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History In Symmetry - Will The Collapse Of The Iran Deal Signal The End To The Bear Market In Energy Stocks And The Birth Of A Bull Market?

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Includes: BNO, DBO, DBRT, DNO, DTO, DWT, OIL, OILD, OILK, OILU, OILX, OLEM, OLO, SCO, SZO, UBRT, UCO, USAI, USL, USO, USOD, USOI, USOU, UWT, WTID, WTIU
by: HFIR
Summary

With President Trump's recent appointment of John Bolton as the National Security Advisor and Mike Pompeo as the Secretary of State, the Iran deal looks to be collapsing.

Markets have a funny way of being symmetric, and the onset of the Iran Nuclear Deal in July 2015 set off the bear market that was to come for energy stocks.

Will the end of the Iran Nuclear Deal signal the reverse, the birth of the bull market?

Markets have a funny way of being symmetric. Weeks leading up to July 2015, the finalization of the Iran nuclear deal sent energy stocks and oil prices tumbling.

Source: WSJ Article

This week saw President Trump appoint possibly the most Hawkish politician on Iran foreign policy, John Bolton, to be the new National Security Advisor. The appointment of John Bolton along with former director of CIA, Mike Pompeo, likely foreshadows the end of the Iran nuclear deal. On May 12, President Trump will decide whether he will sign off the Iran deal, and all signs point to his unlikeliness to do so.

Why will this be important?

In our discussion with institutional money managers over the last 2 weeks, we uncovered how most investors have two big concerns in the market right now.

1) Will US shale push the global oil markets into oversupply?

2) What will happen to the Iran nuclear deal and as a result, OPEC’s production cut?

In our opinion, the US shale question will be answered in short order when US crude storage continues to fall materially even in the face of higher shale production. This will be enough to make people question whether US shale will be able to push the market back into oversupply.

But it’s really the Iran nuclear deal that could set off the catalyst we need for people to start panic-buying energy stocks. Bringing this back to section 1 of our write-up, investors seem to operate in this imperfect world of information. Theory of reflexivity also states that all one needs is just a slight change in perception and the price action will manifest upon itself.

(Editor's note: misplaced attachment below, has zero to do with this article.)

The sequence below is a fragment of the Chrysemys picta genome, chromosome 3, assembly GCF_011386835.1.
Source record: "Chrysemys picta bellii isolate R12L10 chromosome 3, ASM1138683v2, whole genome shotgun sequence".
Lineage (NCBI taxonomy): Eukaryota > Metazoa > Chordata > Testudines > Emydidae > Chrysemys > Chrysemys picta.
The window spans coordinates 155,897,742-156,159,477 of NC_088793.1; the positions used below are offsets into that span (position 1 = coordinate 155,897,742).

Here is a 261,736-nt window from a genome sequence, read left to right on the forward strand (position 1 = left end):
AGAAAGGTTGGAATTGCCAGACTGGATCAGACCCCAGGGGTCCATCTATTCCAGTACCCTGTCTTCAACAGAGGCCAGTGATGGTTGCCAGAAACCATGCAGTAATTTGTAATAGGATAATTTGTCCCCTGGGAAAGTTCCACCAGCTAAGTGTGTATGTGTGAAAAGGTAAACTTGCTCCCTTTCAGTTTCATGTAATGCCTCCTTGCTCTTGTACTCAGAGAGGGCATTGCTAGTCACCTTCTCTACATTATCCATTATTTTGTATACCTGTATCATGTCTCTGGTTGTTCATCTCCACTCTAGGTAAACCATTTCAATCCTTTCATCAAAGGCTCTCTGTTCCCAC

Previously, investors thought Iran would be able to increase oil production in the future and possibly upending the OPEC production cut agreement, but with sanction risks back on the table, will this change perception? Yes, we believe so.

When we spoke to the institutional money managers, there was overwhelming agreement that the end of Iran nuclear deal would impact supplies. No one knows how much, but if our understanding of the market is right, it will be the exact polar opposite of what happened in June-July 2015. Investors will buy first and ask questions later. This reflexive feedback loop will usher in other investors into the sector and start a cascading effect of buying.

Simultaneously, May 2018 will also coincide with the start of massive US and global oil storage draws. All of this will come in the face of higher US shale production and force analysts to question the “lower for longer” thesis. In addition, OPEC and non-OPEC are expected to meet in May to extend the production cut to the end of 2018, and if our analysis is right, Saudi will reiterate that they have no intention of flooding the market again and keep the production cut largely the same. (Again, our reasoning is that they can’t increase production.)

In addition, we have also written here why we believe Saudi will further increase the supply shortage in the second half of 2018 via lower crude exports to “shock market participants out of the lower for longer” theme right before Aramco’s (ARMCO) IPO.

All of this lines up to be almost a “perfect storm” for energy equities.

Will the collapse of the Iran deal be the trigger we sorely need for the sentiment flip in energy stocks? It’s increasingly looking like it will be.

Disclosure: I am/we are long OIH, XES. I wrote this article myself, and it expresses my own opinions. I am not receiving compensation for it (other than from Seeking Alpha). I have no business relationship with any company whose stock is mentioned in this article.